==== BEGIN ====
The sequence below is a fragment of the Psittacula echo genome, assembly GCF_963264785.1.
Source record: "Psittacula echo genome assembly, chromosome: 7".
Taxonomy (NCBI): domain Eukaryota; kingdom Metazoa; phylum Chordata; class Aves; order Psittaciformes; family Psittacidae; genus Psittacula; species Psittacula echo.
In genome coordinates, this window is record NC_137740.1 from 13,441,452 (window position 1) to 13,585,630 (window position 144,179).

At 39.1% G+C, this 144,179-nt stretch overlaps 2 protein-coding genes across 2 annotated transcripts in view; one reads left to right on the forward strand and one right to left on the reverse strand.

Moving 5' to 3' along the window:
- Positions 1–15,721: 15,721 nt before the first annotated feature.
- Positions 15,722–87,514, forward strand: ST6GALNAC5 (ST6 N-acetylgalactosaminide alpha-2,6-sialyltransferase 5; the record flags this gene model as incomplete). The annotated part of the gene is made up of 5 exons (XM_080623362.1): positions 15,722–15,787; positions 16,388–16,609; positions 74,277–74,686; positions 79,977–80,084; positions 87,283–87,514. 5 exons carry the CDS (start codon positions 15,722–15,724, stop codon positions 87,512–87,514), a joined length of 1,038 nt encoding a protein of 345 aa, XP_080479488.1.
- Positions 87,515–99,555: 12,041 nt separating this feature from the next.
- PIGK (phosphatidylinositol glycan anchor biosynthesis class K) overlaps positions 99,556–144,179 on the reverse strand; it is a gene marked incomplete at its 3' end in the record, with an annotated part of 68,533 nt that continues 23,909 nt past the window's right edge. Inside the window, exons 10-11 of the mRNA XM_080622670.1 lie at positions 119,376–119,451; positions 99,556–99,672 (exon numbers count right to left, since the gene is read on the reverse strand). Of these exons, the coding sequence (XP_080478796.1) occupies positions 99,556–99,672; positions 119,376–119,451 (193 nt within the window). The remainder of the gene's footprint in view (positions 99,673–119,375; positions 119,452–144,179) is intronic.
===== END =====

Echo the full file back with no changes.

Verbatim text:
The sequence below is a fragment of the Psittacula echo genome, assembly GCF_963264785.1.
Source record: "Psittacula echo genome assembly, chromosome: 7".
Taxonomy (NCBI): domain Eukaryota; kingdom Metazoa; phylum Chordata; class Aves; order Psittaciformes; family Psittacidae; genus Psittacula; species Psittacula echo.
In genome coordinates, this window is record NC_137740.1 from 13,441,452 (window position 1) to 13,585,630 (window position 144,179).

At 39.1% G+C, this 144,179-nt stretch overlaps 2 protein-coding genes across 2 annotated transcripts in view; one reads left to right on the forward strand and one right to left on the reverse strand.

Moving 5' to 3' along the window:
- Positions 1–15,721: 15,721 nt before the first annotated feature.
- Positions 15,722–87,514, forward strand: ST6GALNAC5 (ST6 N-acetylgalactosaminide alpha-2,6-sialyltransferase 5; the record flags this gene model as incomplete). The annotated part of the gene is made up of 5 exons (XM_080623362.1): positions 15,722–15,787; positions 16,388–16,609; positions 74,277–74,686; positions 79,977–80,084; positions 87,283–87,514. 5 exons carry the CDS (start codon positions 15,722–15,724, stop codon positions 87,512–87,514), a joined length of 1,038 nt encoding a protein of 345 aa, XP_080479488.1.
- Positions 87,515–99,555: 12,041 nt separating this feature from the next.
- PIGK (phosphatidylinositol glycan anchor biosynthesis class K) overlaps positions 99,556–144,179 on the reverse strand; it is a gene marked incomplete at its 3' end in the record, with an annotated part of 68,533 nt that continues 23,909 nt past the window's right edge. Inside the window, exons 10-11 of the mRNA XM_080622670.1 lie at positions 119,376–119,451; positions 99,556–99,672 (exon numbers count right to left, since the gene is read on the reverse strand). Of these exons, the coding sequence (XP_080478796.1) occupies positions 99,556–99,672; positions 119,376–119,451 (193 nt within the window). The remainder of the gene's footprint in view (positions 99,673–119,375; positions 119,452–144,179) is intronic.